A Reason To Be A Long-Term Investor
There are many strategies when it comes to investing or trading. (This list, of course, isn’t all inclusive but just a few different strategies.) One way is to be very actively involved and buy/sell frequently based on rumors or facts or analysts upgrades or downgrades. Another is to buy and hold. And another is to buy and hold but closely monitor. You can also combine these strategies and use some aspects of each for different accounts.
I’m fairly conservative. I’ve tended to focus on larger companies with a strong track record of raising dividends. So far I have just used the bought, hold, and monitor strategy. It has worked very well (See 2013 Year-End Performance), but given the market’s overall performance, nearly everything else would also have worked well. What I will be doing now is continuing to focus on dividend growth stocks but will also branch out into smaller companies. They may or may not pay a dividend but will have the potential to rapidly grow over the next few years to decades.
A very good resource for stock ideas as well as general education is Seeking Alpha. There are tons of articles written, most fairly high in quality since there’s a screening process to be chosen to be a writer. I also have my phone set to send me notifications anytime an article is written mentioning a stock I own or that is in my watchlist. This is usually a good thing, especially when I might be considering a purchase.
However, for the long-term investor in me, this can sometimes pose a problem. Let me give a few examples using stocks I actually own. The issue at hand will readily become apparent.
Jan 12: What’s Behind The Swift Rise In Apple Stock?
Jan 12: Apple Will Drop The Firm Hammer Of Justice On Short Sellers In 2014
Jan 10: Apple And Japan’s Mobile Gaming Pointing To Profitable 2014
Jan 10: Apple’s A8 — What It Will Be And Why It Matters
Jan 10: Looming iPhone Price War In China To Boost Apple
Jan 10: Apple At $525 A Share Would Be A Gift
Jan 10: Apple Mac Worldwide Surges, Almost Takes Fifth Place
Jan 10: Apple Remains A Good Short
Jan 9: Nobody Is Short Apple
Jan 8: Why The Apple Bears Have Got It Wrong And Here Is The Proof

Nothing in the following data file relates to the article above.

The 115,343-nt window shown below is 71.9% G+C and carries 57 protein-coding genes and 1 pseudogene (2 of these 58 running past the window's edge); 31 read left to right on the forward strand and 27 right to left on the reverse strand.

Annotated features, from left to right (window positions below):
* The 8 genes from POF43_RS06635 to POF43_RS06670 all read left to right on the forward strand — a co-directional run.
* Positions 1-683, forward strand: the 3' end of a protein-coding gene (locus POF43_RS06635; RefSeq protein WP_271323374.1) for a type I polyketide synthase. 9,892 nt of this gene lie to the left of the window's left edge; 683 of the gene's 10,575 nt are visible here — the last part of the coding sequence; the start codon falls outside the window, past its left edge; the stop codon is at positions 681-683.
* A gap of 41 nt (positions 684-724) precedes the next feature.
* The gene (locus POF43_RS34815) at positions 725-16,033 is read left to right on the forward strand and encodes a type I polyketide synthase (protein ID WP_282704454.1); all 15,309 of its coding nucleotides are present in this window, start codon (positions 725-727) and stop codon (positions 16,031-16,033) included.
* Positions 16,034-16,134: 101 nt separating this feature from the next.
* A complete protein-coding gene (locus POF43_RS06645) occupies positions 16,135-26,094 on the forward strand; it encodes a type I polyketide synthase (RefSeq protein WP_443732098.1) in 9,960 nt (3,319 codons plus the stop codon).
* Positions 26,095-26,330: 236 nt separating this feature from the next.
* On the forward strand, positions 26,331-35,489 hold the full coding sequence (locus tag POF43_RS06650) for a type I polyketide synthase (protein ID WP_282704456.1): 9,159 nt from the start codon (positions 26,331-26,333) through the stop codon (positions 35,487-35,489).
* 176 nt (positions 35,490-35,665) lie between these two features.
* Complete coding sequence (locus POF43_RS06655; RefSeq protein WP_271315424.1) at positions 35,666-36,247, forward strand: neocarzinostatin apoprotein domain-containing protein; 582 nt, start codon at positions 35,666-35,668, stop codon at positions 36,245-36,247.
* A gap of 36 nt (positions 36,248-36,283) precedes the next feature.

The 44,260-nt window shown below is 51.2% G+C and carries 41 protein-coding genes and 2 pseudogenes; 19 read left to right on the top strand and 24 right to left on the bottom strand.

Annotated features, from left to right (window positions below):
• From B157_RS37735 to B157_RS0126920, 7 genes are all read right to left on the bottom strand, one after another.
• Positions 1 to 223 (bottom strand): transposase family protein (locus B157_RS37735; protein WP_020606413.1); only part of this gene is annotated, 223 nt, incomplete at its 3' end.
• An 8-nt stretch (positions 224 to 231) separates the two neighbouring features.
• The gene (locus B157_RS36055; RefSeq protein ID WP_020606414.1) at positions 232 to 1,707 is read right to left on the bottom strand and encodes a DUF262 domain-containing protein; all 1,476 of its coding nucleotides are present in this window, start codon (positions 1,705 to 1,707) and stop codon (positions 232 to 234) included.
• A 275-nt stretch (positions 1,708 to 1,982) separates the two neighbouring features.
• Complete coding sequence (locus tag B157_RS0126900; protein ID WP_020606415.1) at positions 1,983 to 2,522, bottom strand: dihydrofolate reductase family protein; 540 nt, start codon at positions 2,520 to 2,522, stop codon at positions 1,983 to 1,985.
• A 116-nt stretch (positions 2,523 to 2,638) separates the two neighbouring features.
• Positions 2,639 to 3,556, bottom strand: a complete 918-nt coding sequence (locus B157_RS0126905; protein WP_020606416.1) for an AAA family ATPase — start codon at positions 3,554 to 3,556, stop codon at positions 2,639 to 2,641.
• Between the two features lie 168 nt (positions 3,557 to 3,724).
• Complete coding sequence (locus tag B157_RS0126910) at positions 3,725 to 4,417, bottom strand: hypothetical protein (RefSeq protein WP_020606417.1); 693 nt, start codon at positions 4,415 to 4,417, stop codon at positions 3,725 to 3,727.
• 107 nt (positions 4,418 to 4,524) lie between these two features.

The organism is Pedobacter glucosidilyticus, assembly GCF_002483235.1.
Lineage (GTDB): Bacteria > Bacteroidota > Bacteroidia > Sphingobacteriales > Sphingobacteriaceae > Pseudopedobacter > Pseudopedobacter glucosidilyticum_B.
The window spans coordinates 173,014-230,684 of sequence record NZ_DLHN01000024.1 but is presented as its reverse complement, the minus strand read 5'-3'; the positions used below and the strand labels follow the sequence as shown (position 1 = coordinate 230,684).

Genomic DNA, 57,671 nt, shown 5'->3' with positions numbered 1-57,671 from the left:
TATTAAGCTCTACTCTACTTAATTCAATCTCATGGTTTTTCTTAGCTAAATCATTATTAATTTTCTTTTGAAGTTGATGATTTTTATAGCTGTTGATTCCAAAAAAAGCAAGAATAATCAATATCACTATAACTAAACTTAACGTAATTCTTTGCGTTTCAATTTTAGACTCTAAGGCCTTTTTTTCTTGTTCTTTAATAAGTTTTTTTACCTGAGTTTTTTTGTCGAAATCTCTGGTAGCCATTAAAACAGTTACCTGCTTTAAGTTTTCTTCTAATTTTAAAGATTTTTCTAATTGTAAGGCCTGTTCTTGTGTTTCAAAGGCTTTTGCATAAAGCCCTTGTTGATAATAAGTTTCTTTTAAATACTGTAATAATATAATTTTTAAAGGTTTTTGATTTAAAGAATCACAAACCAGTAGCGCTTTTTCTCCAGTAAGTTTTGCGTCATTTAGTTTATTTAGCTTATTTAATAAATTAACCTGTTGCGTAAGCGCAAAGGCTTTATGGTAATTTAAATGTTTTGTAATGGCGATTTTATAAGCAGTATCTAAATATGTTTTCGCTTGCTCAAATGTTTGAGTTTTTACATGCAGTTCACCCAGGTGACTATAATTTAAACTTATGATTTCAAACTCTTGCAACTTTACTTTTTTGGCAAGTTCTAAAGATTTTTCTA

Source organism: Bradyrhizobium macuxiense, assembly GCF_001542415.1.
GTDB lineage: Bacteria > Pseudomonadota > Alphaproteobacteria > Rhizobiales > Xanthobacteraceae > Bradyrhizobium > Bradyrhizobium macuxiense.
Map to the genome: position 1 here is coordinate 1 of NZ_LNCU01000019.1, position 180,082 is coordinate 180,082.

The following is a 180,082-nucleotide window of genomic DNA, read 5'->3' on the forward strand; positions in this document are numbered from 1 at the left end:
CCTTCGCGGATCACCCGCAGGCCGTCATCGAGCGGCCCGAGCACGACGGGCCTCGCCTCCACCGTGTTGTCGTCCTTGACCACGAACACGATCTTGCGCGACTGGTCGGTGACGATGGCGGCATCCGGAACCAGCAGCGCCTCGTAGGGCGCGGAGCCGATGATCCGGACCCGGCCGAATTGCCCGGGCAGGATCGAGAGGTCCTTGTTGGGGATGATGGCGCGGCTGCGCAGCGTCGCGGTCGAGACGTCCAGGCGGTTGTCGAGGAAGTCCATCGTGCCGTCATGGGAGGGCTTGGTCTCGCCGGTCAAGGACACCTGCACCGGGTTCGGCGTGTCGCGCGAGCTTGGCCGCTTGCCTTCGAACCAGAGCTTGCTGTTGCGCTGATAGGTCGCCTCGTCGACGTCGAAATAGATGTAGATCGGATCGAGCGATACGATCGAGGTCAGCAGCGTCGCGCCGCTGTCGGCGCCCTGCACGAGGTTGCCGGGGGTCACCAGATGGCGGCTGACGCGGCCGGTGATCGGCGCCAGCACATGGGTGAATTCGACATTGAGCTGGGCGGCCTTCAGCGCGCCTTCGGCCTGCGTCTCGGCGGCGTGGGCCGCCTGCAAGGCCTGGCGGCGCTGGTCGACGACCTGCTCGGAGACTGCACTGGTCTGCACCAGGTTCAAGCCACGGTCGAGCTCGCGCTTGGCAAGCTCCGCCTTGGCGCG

Jan 7: Apple: Panic Time Already?
Jan 7: The Achilles’ Heel Of Apple Is Its Recalcitrant High-Margin Policy
Jan 6: Hedge Fund Picking Means Apple Season
Jan 6: Why Apple’s Recent ‘Analyst Downgrade’ Is A Farce
Jan 6: Apple’s Last Chance To Dominate The High End
Jan 3: Forget MyFord And The Rest: Apple And Google Will Own Your Dashboard
Jan 3: Impact On Apple If 2% – 4% Of China Mobile Customers Buy An iPhone
Jan 3: Apple Can Bounce, But Buyers Be Patient
Apple is, obviously, a very watched stock. It is a popular company to love and to hate. Being so popular, it attracts a lot of attention. Seeking Alpha ultimately makes money by getting as many people as possible to go to their site and read the articles. Allowing a ton of articles about Apple attracts a lot of people. Having provocative headlines attracts even more.
If you were to use this information daily to make buy and sell decisions you’d go crazy! Literally there’s one article talking about how nobody is short Apple and the very next article discusses why Apple remains a good short. It definitely attracts a lot of eyeballs but doesn’t really help any serious investor. If you wanted, you could preferentially seek out articles which have a bullish title, but is reading articles that reinforces what you already hope doing any good?
(On a different note, I also think it is crazy how big an influence the analysts have. A downgrade, even possibly based on inaccurate reasoning, can send a stock tumbling. Wouldn’t it make more sense to not allow analysts to track your stock? It would sure provide a lot of stability and allow pricing to be reflective of actually earnings reports and not how close the reports are to what the “experts” predicted.)
You might think I cherry-picked Apple.
Let me just give you a few examples of recent articles about General Electric and Coca-Cola.
General Electric (GE):
Jan 10: Why GE Shares Are Under Pressure
Jan 9: A Look At GE’s Ability To Generate Shareholder Returns
Jan 9: General Electric Well Positioned To Grow
Jan 8: General Electric Continues To Remake Itself
Jan 8: Coca Cola: Should You Buy It?
Jan 6: Is Barron’s Right Or Wrong In Predicting 20% Upside In Coke?
Jan 6: Coca-Cola: Wait For A Pullback
Jan 5: The Coca-Cola Company: Unlocking Value In 2014 And Beyond
Dec 26, 2013: A Strategic Shift In My Dividend Portfolio
Dec 24, 2013: Coca-Cola Has A Sustainable Competitive Advantage And The Vision To Maintain It
Dec 18, 2013: Will Coca-Cola’s Restructuring Fix Lagging Growth?
Dec 17, 2013: Should Coca-Cola Be Added To My Dividend Growth Portfolio?
See? Very similar to Apple. Both positive and negative articles following each other. While some information is good, too much can be…too much.
The Conservative Income Investor has another great post that talks about a similar issue, The Danger Of Reading Finance Articles Regularly. Essentially there is so much information out there that you could spend your entire time reading and reading about investing without actually doing it. For Timothy at The Conservative Income Investor, it comes to savings rate. The “savings rate is almost assuredly more important than the rate you earn on stocks.”
For me, I’m going to continue to ignore the noise and focus on the long-term picture. It will help me sleep better at night and not go crazy.